Leafy Greens. Salads can be a great way to fill up without feeling weighed down in the high heat. Leafy greens such as spinach, dark and green leaf lettuces, and kale are also great sources of antioxidants (those same polyphenols that give dark fruits their color also lend to the dark and bright colors of these vegetables). Leafy greens are also our best source of dietary calcium, especially when consumed with vinegar. Vitamin K is high in leafy greens and is currently one of the most studied vitamins, with promising studies in cardiovascular and bone health. A moderate addition of legumes, such as chickpeas, or nuts like sunflower seeds, is a great way to add a little bit of protein into your salad, making it more filling and balanced. For most of us, there is no daily limit to leafy greens; these awesome veggies are so efficiently processed in your system, you can have as much as you want every day. However, you should take precautions and speak with your doctor if you are on blood-thinners or if your clotting ability is being monitored.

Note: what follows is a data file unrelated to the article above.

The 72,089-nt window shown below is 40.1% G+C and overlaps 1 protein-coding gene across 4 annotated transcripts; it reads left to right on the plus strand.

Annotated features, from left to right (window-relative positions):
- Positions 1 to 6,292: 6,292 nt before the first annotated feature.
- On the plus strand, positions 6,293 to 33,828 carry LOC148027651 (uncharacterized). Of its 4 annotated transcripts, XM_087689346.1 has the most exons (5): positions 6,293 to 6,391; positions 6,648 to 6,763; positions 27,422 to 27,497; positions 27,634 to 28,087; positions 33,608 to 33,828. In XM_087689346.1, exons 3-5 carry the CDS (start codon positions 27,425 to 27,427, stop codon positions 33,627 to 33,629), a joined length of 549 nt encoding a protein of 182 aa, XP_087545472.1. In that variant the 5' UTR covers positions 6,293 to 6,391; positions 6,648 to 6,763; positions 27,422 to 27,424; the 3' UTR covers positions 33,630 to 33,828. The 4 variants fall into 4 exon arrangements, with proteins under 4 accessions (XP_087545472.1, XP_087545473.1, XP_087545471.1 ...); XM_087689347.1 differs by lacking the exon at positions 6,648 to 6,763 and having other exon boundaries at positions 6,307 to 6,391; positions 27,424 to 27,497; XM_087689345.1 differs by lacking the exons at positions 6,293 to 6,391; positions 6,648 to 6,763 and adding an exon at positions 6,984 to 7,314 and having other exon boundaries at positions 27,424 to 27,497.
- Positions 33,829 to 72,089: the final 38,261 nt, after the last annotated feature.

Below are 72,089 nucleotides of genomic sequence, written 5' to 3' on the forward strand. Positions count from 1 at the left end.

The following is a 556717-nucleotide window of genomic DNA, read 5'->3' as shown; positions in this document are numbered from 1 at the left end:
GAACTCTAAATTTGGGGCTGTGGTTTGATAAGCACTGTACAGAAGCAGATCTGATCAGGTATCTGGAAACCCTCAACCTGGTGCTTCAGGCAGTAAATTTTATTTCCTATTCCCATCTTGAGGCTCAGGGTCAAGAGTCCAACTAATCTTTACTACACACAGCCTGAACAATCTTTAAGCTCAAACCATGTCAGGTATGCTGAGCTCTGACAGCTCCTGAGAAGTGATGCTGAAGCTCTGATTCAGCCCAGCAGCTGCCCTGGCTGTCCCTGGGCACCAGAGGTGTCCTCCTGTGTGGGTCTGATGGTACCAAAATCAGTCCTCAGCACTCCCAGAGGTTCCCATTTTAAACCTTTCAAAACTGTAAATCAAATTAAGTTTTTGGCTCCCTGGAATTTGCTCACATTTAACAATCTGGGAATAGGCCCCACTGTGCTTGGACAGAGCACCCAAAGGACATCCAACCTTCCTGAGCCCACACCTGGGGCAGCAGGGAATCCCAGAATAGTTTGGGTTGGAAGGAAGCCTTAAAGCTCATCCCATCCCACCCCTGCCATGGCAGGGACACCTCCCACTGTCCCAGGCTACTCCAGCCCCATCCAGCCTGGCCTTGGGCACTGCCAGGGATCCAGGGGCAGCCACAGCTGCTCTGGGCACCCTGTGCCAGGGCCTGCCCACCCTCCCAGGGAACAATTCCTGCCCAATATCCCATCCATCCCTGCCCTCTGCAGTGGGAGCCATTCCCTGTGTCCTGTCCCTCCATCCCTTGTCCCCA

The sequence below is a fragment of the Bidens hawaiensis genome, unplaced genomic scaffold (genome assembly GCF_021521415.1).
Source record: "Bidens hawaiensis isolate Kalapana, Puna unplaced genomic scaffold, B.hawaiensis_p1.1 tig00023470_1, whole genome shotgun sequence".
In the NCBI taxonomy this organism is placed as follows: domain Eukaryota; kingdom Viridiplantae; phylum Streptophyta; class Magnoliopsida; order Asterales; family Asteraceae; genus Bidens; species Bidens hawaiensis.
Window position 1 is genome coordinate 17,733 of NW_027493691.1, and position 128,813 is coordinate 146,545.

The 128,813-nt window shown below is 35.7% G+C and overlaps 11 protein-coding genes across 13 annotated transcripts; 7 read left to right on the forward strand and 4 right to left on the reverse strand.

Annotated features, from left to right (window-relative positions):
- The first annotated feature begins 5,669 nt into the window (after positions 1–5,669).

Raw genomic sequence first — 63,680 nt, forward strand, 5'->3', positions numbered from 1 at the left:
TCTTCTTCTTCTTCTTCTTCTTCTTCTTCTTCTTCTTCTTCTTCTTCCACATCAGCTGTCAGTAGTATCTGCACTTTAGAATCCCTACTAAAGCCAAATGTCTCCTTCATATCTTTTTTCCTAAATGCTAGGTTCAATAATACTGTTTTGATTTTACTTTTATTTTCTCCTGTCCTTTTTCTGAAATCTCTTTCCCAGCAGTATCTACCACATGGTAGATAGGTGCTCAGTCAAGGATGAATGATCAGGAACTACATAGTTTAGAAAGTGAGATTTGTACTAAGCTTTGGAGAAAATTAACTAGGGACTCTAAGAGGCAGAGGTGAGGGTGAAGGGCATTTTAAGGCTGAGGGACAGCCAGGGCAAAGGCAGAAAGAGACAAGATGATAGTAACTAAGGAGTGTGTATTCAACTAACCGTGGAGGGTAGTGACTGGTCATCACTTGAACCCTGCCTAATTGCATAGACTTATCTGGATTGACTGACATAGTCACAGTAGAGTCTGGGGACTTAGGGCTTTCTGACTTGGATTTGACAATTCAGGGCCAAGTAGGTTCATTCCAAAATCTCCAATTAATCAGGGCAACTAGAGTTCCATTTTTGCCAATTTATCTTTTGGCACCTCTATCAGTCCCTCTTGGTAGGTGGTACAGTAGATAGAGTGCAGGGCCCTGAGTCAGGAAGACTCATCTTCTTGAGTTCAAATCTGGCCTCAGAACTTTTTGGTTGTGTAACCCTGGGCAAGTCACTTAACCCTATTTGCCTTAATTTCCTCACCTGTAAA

Salmon and Fish. Salmon and other cold-water fish are a light and nutrient-packed way to consume your summer protein. Known for its high omega-3 content, cold-water fish can decrease inflammation in the body and has been linked to decreases in heart disease, stroke, joint pain, skin manifestations, and more. Try to pick Wild Alaskan salmon as the best source of omegas. White fish is also a great choice; although not high in omegas, white fish provides lean protein and is a great alternative to more inflammatory animal products like red meat. Again, go for the wild versions when you can and strive to have fish at least two to three times per week.
Sweet Potatoes. I always like to include sweet potatoes on my super foods lists because potatoes have such bad reputations and in moderation, they really aren’t bad. This is especially true for sweet potatoes, which are packed with nutrients including carotenoids, Vitamin C, and fiber. Sweet potatoes may actually be the mostnutrient-dense vegetable that exists. They are high in carbohydrates, however, and that is why it doesn’t fall into the “eat as much as you want” category with leafy greens. Go ahead and enjoy two to three per week!